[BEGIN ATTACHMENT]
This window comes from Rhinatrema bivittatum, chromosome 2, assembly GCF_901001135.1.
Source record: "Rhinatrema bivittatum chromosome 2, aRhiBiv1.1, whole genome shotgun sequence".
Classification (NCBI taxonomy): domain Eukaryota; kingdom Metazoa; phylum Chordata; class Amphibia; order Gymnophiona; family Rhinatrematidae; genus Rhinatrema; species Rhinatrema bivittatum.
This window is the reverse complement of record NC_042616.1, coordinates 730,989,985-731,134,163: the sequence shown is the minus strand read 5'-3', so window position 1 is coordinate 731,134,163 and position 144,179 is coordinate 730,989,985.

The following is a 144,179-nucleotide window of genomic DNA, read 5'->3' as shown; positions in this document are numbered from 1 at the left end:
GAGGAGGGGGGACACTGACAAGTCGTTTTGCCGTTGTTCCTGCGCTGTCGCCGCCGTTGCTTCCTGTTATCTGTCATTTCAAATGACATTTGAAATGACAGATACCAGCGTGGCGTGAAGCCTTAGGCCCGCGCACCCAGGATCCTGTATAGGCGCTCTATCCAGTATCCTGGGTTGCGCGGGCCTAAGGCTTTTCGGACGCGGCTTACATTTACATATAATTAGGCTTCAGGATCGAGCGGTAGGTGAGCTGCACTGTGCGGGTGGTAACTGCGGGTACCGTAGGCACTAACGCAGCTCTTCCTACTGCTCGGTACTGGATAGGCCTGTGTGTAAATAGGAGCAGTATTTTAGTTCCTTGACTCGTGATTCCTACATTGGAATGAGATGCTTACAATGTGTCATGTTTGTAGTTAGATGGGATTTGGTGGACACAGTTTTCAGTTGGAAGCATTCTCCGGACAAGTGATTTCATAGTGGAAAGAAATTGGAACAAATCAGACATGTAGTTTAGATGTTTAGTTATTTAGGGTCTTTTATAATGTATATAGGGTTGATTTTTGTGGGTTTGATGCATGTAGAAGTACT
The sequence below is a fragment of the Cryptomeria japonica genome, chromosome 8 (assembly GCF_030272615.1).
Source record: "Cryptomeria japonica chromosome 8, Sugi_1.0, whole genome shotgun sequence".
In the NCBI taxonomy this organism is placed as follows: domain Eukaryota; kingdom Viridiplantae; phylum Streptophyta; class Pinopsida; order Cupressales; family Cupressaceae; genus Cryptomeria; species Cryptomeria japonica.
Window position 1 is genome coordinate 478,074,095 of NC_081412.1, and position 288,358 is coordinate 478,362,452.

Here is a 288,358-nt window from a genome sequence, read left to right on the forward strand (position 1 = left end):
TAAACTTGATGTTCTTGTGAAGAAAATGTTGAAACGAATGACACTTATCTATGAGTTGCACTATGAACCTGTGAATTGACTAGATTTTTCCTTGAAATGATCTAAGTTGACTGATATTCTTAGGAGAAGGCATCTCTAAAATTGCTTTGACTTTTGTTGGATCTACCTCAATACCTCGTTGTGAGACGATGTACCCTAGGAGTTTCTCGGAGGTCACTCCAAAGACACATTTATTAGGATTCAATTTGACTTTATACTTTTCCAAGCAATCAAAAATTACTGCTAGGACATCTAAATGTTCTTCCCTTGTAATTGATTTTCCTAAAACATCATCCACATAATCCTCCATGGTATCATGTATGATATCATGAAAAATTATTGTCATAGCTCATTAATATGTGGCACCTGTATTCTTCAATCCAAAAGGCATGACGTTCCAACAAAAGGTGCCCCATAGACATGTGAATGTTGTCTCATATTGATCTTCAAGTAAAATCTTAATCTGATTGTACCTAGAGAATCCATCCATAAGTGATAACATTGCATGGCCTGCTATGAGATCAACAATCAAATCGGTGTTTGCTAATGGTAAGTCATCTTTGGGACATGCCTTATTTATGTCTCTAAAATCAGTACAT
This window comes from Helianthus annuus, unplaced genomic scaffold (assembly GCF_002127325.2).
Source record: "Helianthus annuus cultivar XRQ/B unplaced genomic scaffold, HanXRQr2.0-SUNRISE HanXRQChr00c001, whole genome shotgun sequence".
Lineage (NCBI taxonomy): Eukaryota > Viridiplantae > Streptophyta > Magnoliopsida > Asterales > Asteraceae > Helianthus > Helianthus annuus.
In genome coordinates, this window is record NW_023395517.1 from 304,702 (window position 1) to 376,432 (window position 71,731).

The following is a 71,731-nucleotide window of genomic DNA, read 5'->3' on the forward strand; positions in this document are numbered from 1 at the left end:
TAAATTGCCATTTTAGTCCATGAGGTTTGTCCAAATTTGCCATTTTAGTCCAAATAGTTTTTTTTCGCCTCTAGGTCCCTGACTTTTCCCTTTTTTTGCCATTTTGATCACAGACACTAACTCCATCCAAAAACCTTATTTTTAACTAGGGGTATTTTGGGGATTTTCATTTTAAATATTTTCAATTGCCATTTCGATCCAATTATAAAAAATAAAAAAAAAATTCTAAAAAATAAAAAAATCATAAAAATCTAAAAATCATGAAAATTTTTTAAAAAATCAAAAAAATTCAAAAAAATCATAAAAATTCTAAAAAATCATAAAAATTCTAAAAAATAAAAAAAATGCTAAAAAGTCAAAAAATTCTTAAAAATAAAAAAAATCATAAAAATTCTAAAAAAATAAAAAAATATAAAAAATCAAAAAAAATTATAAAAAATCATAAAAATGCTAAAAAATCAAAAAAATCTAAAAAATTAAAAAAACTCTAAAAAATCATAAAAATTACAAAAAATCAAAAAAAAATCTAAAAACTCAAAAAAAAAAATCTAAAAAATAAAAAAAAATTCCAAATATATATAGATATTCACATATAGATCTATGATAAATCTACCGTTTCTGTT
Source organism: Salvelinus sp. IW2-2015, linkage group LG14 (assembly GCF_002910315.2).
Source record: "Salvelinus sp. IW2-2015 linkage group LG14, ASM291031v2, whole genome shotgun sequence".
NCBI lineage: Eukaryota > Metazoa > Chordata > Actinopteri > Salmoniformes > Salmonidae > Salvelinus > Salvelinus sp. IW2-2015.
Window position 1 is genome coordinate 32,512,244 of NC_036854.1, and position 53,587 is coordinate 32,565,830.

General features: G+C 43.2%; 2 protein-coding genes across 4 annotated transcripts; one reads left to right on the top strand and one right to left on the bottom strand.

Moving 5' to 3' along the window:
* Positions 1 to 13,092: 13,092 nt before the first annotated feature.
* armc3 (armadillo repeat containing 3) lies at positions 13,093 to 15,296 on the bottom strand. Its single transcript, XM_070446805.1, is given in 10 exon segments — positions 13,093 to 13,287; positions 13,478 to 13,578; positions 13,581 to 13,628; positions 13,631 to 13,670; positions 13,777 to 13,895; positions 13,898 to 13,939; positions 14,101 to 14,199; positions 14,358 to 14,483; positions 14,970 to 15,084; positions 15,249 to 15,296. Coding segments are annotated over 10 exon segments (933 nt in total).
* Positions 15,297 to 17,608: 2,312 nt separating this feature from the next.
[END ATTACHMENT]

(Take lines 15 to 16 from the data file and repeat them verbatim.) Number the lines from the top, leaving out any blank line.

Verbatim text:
Lineage (NCBI taxonomy): Eukaryota > Viridiplantae > Streptophyta > Magnoliopsida > Asterales > Asteraceae > Helianthus > Helianthus annuus.
In genome coordinates, this window is record NW_023395517.1 from 304,702 (window position 1) to 376,432 (window position 71,731).